2. I was disappointed as well. I thought it needed badly to be edited and tightened up. There were passages that were very strong, the flag sequence for example. Then there were other passages that were painfully monotonous, perhaps the intent was to project a sense of building tension but it was unsuccessful. The rap sequences were just awful. Like children playing at being cool.
    The rap was childish and inauthentic. It seemed like a

  3. Loved it! In part, the piece is about how music shapes our perception. It definitely delivered on that idea and the standing ovation was well deserved.

  4. I'll tell you who should not be rapping Biggie Smalls. A troupe of (mostly white/foreign) modern dancers. The *first* time around I was so embarrassed for them that I couldn't even look at the stage. The *second* time around, I got up and left. If you want to show your appreciation for the black, urban experience in America, find another way to do it. Oh, and there is nothing more alienating to an audience than playing the noise of an engine at a decibel level louder than that of jumbo jet. When I wasn't embarrassed or sonically assaulted, I was bored.

  5. The production felt lazy and at times embarrassing. The choreography did not do justice to the dancers' obvious technical prowess. A banal observation concerning the contextualizing effect of music did not justify the repetition of often tedious sequences. I second what others have already said concerning the rap and the volume. I wish I had not gone.

  6. Great show! Enjoyed the creativity and contrasts of the 2 sets. For me it highlighted individual creativity within a group setting. I loved it and plan on watching it again on YouTube tomorrow.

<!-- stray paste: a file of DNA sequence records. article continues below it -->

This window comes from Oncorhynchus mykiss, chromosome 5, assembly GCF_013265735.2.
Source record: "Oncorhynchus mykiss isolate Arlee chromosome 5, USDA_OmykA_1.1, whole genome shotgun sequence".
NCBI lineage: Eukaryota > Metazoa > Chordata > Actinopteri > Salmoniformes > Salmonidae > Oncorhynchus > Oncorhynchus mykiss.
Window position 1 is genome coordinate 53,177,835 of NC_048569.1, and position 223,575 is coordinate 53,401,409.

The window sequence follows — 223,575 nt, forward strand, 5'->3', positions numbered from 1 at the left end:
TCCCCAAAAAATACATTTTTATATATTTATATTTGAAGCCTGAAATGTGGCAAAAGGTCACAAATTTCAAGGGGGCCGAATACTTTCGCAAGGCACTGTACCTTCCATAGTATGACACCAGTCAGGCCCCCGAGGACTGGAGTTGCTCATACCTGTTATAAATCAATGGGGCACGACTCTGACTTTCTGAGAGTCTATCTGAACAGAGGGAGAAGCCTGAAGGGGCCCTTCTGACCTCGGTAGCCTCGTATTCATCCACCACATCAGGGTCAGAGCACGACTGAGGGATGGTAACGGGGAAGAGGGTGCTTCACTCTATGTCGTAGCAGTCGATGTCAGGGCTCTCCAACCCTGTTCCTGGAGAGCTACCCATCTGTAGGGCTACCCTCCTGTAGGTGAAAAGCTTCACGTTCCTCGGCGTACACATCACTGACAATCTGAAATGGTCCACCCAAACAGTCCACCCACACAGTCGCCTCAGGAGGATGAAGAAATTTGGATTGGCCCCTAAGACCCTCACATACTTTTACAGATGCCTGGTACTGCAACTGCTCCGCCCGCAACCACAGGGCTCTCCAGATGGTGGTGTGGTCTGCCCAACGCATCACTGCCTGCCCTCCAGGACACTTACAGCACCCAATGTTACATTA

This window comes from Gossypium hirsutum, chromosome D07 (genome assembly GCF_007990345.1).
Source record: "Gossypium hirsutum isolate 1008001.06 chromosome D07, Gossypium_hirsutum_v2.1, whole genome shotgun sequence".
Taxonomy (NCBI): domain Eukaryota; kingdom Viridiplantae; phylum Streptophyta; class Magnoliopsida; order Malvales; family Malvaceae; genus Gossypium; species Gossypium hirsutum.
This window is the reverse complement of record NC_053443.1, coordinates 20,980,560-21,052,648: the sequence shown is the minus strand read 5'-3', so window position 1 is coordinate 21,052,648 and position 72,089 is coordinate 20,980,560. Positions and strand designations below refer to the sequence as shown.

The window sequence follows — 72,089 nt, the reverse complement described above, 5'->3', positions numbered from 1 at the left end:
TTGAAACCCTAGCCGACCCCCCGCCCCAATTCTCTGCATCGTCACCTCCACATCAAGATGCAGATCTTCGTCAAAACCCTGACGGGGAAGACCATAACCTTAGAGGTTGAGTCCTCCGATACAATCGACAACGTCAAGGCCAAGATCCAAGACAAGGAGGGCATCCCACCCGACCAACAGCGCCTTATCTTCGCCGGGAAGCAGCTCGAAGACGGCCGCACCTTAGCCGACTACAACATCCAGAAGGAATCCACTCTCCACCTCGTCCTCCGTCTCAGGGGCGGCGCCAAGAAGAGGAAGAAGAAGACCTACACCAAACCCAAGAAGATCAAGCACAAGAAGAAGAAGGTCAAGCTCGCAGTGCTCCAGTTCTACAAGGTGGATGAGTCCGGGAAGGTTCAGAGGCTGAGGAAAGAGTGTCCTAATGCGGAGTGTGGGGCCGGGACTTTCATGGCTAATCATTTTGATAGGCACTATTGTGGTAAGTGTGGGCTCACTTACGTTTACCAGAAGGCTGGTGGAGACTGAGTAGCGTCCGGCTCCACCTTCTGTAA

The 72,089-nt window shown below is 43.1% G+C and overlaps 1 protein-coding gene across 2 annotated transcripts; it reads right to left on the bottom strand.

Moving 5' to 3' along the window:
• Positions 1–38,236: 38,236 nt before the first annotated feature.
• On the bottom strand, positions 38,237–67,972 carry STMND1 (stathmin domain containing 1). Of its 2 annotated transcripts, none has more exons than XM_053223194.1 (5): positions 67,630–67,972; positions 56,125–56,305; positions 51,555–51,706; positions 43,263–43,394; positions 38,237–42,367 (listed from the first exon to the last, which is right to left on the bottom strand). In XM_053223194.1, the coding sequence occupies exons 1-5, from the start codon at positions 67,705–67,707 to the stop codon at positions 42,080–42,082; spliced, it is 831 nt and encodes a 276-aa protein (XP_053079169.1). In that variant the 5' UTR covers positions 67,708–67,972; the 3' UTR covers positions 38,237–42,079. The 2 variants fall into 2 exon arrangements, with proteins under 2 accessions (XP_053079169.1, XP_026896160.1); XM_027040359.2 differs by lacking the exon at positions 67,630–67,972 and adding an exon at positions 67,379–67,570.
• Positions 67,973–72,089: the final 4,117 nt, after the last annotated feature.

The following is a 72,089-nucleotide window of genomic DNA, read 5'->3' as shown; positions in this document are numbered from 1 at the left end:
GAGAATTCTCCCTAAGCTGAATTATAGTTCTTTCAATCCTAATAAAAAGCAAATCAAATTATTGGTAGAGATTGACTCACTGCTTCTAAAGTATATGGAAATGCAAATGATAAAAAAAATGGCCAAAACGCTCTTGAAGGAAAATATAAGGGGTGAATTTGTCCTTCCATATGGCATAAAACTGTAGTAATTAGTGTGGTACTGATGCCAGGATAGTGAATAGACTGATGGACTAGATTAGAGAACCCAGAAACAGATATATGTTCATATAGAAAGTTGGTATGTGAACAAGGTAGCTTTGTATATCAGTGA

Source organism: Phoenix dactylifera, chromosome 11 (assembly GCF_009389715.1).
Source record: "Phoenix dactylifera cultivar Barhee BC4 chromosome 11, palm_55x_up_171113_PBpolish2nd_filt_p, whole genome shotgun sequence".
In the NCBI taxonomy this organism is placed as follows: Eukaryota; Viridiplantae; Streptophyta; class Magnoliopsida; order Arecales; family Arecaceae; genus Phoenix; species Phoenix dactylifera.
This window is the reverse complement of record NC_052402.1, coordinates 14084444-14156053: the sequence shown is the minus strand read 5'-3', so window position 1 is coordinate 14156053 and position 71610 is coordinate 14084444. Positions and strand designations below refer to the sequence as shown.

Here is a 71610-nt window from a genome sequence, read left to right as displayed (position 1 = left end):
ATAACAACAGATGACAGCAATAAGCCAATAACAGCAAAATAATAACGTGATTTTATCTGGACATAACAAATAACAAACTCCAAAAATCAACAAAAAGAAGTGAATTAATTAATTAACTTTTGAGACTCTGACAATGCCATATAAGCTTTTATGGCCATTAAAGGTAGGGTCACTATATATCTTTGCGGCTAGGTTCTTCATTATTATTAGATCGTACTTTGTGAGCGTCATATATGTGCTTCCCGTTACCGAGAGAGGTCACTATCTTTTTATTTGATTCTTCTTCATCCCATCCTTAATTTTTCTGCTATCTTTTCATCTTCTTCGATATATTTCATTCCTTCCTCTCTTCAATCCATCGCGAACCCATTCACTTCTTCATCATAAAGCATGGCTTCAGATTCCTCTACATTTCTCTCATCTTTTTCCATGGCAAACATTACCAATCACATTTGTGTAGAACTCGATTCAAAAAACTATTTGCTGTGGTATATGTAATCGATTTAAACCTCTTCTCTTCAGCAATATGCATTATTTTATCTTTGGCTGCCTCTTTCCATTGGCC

7. I still don't know what to think about it. I feel like a man and a woman would perceive this show so differently. I'm a woman and felt sorta abused in some way. And then the white cloths first, and then the flags with the repetition: that blew me away. Halfway I started to think I needed to see the show again to understand it differently (also I was seeing it from a side and would like to see it from the center). And when it started to repeat was so compelling. When I saw the flags appear I was dyyyyiiiinnngggg to see them hit the floor, I love when frontiers are vanished with arts such as dance ha. And it was freeing, also I love how it teased the audience in a way and how sex and politics had a conversation in the show (at least from my point of view) and how through repetition little different details changed the whole thing and still they were in conversation.
    Still I don't know if I liked it. I left feeling weird and angry and I don't understand it yet. But I love it when a show changes you. So I guess I did like it.